Are There Legal Rules for Virtual Visitations with Parents?

Virtual Visitations are Becoming More Common. What Do You Need to Know?

Some parents do not have the ability to have frequent in-person time with their children for reasons such as the long distance between residences, histories of problematic behaviors, or perhaps Covid-related restrictions. Other parents may wish to increase contact between a non-residential parent and child beyond the regularly scheduled in-person visits.

In these situations, virtual visitations can help. These are not so much a substitute for in-person visits as they are a supplement to help maximize the child-parent bond and parenting role. Virtual visitations can take various forms. There are, however, some items to consider in terms of how to structure a visitation schedule and other parameters. A knowledgeable family law attorney can discuss with you how this option could fit into your overall parenting plan.

Child has a virtual visitation using FaceTime

How are Virtual Visitations Conducted?

One common form of virtual visitation is the video call, using something like Skype or Zoom. These can be scheduled on a regular basis between in-person visits, or there could be an agreement to allow them to be done on a more open basis, such as when the child desires to talk to the other parent. Video calls do require some advance scheduling, so one aspect to consider is whether they can be scheduled directly between the child and parent or should be scheduled between the two parents. The age of the child may be a factor to consider.

Other forms of virtual visitation include phone calls, texts, instant messaging, and emails. These forms of contact are generally not scheduled in advance but rather happen in real time as contact is desired.

A question for parents to consider in advance is to what degree such contact is to be encouraged or restricted. The more trust and cooperation there is between the parents, the more it may make sense to allow basically unlimited virtual contact (of course the parents may also want to agree on parenting-related limitations such as not after bedtimes, during homework time, etc.).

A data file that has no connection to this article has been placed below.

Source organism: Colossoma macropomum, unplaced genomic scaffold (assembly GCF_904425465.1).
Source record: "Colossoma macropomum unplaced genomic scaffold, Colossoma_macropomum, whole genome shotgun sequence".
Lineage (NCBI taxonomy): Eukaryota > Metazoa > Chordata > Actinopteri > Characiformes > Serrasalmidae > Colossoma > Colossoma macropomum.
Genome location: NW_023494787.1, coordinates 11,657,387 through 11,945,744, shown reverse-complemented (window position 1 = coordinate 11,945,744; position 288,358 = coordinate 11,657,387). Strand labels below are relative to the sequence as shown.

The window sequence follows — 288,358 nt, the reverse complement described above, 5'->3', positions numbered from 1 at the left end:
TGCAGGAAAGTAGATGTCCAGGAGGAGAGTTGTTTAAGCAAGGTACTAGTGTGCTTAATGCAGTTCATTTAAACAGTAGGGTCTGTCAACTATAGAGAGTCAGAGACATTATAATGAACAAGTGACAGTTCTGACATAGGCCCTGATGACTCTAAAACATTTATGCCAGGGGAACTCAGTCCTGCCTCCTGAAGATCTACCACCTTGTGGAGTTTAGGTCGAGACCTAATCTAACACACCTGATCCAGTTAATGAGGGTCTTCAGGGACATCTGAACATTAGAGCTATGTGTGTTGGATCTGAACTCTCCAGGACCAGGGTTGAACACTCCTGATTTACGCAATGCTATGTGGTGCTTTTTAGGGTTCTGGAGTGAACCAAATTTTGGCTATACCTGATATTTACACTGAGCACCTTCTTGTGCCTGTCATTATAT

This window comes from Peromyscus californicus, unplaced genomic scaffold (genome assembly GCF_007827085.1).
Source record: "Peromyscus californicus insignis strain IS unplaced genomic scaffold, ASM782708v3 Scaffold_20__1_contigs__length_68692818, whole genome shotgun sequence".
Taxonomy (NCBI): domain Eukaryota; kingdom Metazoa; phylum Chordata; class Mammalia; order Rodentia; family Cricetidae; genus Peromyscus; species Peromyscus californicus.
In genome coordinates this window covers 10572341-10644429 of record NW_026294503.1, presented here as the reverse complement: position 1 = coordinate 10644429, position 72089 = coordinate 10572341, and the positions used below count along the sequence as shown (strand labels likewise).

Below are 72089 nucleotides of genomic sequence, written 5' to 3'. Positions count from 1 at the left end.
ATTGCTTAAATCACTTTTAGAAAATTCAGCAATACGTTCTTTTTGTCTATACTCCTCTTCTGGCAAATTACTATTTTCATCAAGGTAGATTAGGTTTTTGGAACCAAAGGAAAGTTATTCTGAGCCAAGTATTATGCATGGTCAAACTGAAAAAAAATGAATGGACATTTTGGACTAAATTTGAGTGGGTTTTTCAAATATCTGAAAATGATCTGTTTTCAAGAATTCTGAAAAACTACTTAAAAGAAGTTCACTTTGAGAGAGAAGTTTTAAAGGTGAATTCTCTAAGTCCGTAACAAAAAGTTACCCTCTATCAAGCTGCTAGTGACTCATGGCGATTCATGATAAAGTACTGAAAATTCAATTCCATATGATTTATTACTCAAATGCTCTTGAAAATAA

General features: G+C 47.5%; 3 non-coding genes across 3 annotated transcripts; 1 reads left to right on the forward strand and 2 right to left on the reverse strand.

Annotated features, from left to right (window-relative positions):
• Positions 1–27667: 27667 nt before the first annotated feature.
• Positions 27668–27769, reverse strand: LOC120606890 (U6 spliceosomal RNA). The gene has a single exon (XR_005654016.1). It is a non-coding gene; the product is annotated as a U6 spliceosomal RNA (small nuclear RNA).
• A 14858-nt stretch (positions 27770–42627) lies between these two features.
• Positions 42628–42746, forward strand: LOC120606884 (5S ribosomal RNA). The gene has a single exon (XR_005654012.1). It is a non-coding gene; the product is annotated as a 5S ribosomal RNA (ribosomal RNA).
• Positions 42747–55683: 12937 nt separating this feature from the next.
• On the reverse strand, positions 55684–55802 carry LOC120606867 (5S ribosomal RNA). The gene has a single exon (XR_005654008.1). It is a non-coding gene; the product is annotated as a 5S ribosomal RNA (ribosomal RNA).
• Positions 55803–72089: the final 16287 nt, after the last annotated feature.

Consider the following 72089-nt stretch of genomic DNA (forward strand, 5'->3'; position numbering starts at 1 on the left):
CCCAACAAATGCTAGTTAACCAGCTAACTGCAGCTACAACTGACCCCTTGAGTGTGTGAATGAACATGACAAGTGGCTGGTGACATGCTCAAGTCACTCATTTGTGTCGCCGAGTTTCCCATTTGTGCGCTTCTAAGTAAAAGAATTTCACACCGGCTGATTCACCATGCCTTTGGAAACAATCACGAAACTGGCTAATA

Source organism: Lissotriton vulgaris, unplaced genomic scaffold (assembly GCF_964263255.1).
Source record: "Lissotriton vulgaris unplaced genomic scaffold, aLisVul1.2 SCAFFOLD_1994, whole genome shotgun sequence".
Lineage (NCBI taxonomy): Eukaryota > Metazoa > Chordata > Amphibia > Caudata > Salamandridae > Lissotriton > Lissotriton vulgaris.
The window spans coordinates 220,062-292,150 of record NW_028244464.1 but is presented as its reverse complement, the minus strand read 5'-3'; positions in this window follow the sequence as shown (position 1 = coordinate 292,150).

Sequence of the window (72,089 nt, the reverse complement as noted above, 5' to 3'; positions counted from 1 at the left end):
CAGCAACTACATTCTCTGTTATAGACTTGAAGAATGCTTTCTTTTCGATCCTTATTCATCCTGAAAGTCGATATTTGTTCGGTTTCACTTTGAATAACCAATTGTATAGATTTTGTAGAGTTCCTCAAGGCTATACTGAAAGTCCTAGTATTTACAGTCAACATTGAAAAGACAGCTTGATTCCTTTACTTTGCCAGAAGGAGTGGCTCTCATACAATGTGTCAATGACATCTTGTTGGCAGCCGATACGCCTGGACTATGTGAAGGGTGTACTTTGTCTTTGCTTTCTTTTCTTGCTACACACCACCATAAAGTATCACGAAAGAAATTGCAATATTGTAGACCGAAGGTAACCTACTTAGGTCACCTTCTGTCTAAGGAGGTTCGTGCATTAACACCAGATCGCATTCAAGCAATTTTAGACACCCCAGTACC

Parents who live a long distance from each other are often limited by their circumstances to in-person visits during the school’s summer, winter, and spring breaks. Extended visits during those times can be great bonding times, but they still leave long periods of limited contact between those breaks. Setting up a system of virtual visitations allows for much more frequent contact and a stronger parental role.


Virtual Visitation Raises Questions Concerning Devices

Another potential issue that often arises in this context is whether the child should have their own smartphone or laptop. With a wide range of opinions as to when it is appropriate for children to open access to electronic devices, it is not uncommon for parents to disagree over whether their child should have them. The parent who wants to be able to call or text the child is in favor of them having their own phone or laptop, while the other parent believes that they are too young for these devices. The situation can become quickly heated when one parent feels that the other is attempting to limit their contact with the child and the other parent feels that their wishes concerning the child’s upbringing are being disrespected. Thankfully, this issue can be resolved with some patience and creativity, but divorcing parents should be prepared to give this some consideration.